Cut through the Jargon!
Jargon Buster Use our jargon buster of useful terms related to buying a property to help you better understand common words and phrases you are likely to hear throughout the process. Ideal for first-time buyers and anyone looking to purchase a property.
Affordable Housing Housing built by Housing Associations or Registered Providers, with subsidies from the Government.
Agreement in Principle Provided by lenders as a statement that this is what they are prepared to lend the named borrowers subject to the approval of the property. This will show any prospective seller that you are prepared and can afford the property.
Bridging loan A short-term loan commonly used to cover or ‘bridge’ the overlap between the purchase of a new property and the sale of an old one, or where a property needs work in order to get it into a condition to be able to get a mortgage.
Building Survey The most detailed survey showing the structural condition of the property.
Buy-to-Let When a property is purchased specifically to let/rent out to someone else.
Chain A property chain is created when there are multiple transactions that all need to occur at the same time for each sale and purchase to conclude. If you already own a property, it is likely that you will need to sell your current property in order to be able to purchase your new property, so all the transactions need to occur at the same time. If however, you are a first-time buyer you won’t need to sell in order to move, which arguably will make you an easier buyer to work with from a seller’s point of view.
The longer the chain the greater the chance of one element of the chain not doing what they promise and as a result, this will break the chain and potential stop all of the buyers and sellers in the chain concluding their sales and purchases.
Commonhold Commonhold is a type of freehold ownership for a property that’s part of an estate. So, a flat within a block can be owned as freehold.
You’ll be required to join the commonhold association as an owner of a property in the commonhold. And you’ll need to contribute towards the cost of maintaining the estate.
Common parts/areas The parts of a freehold building that are shared by the leaseholders eg the hallways and staircases.
Completion The finalising of the sale when all the monies are passed over and the buyer has the legal right to the take ownership of the property.
Completion statement The document drawn up by your solicitor showing all the costs and monies due to complete the purchase of your property.
Conveyancing The process undertaken by the buyer’s and seller’s solicitors of transferring the legal ownership of property or land from one person to another.
Council tax band Council tax is a payment made to your local authority in order to pay for local services like schools, libraries, and refuse or recycling collections. The amount of council tax you pay depends on the value of the property you’re living in.
There are some situations where you don’t have to pay council tax. Students, for example, aren’t required to pay, and some rental properties will include council tax within the rent.
Council tax bands for new homes will be estimated if the council hasn’t confirmed them yet.
Deeds Original documents confirming the details of ownership.
Disbursements Fees paid by the buyer’s solicitor that the buyer will reimburse.
Equity/Negative equity The value of the property less any money that you owe that is secured against it. Negative equity is where the property is worth less than the mortgage you have on it.
Equity Loan An Equity Loan is an amount of money borrowed based on a percentage of the purchase value of your property. The amount to be repaid is based on the same percentage of the final value of your home when you pay it back.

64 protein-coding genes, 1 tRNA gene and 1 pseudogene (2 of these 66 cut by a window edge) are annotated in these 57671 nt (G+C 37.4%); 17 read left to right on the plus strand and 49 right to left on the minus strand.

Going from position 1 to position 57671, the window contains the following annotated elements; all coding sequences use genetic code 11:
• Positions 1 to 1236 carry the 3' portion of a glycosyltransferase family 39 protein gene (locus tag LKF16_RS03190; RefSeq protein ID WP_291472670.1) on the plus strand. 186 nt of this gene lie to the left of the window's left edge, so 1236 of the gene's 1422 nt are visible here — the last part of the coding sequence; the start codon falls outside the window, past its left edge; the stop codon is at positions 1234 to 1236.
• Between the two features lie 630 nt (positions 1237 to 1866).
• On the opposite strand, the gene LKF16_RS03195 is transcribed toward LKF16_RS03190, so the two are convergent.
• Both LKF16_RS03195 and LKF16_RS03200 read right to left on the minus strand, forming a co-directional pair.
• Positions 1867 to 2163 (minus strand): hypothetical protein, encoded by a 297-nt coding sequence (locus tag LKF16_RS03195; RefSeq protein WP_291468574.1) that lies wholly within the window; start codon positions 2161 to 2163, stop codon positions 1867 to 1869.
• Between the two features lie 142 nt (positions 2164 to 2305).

Exchange of Contracts When copies of signed contracts are exchanged between the buyer’s and seller’s solicitors and the point at which both parties are legally committed to the sale or purchase. The deposit is also paid over to the seller’s solicitor at the same time.
First charge The mortgage company will have the first charge against your property which means that their debt is paid before any other debt secured on the property.
Fixtures and Fittings The list of non-structural items in the property that the vendor will confirm if they are part of the sale.
Freeholder Buying a freehold property means you own the property and the land it’s built on. You’ll usually be responsible for maintenance of the property and have more freedom to extend or change it.
Gazumping Where the seller, having already accepted an offer, decides to accept a higher offer from another buyer. As both parties are only legally committed to the purchase after the exchange of contracts, the seller is legally entitled to do this. Asking the vendor to stop advertising and doing viewings at the property once your offer has been accepted will reduce the risk of this happening.
Gazundering When a buyer reduces their offer just before the contracts are exchanged in the hope of forcing the seller to accept less for the property. This can legally happen until the exchange of contracts.
Ground Rent Ground rent is a regular payment made by the leaseholder to the freeholder, or management company.
How much you pay and how often you pay it will be written into the conditions of your lease. If you don’t pay your ground rent, the freeholder could take you to court and ultimately repossess your property.
Ground rent varies from property to property. Some could be a few pounds a year, and others several hundred pounds or more.
Ground rent review period Ground rent will have a review period written into the leasehold agreement. This means the amount of ground rent can increase each time it’s reviewed. Costs which appear affordable now may not be in the future.
Home Buy Agent The person who processes your application under the Help to Buy Schemes.
Home Buyers Report Mid-level property condition report suitable for conventional properties. It does not include a full structural survey.
Housing Association A blanket term for Not for profit organisations that have the aim of making homes available and affordable for all, including the managing of shared ownership schemes.
Interest-only mortgage The monthly payment only covers the interest due on the loan and so at the end of the mortgage term, the full amount of the mortgage advance will be payable to the lender. This type of mortgage is generally only used by investors or where you have another method in place in order to be able to repay the loan at the end.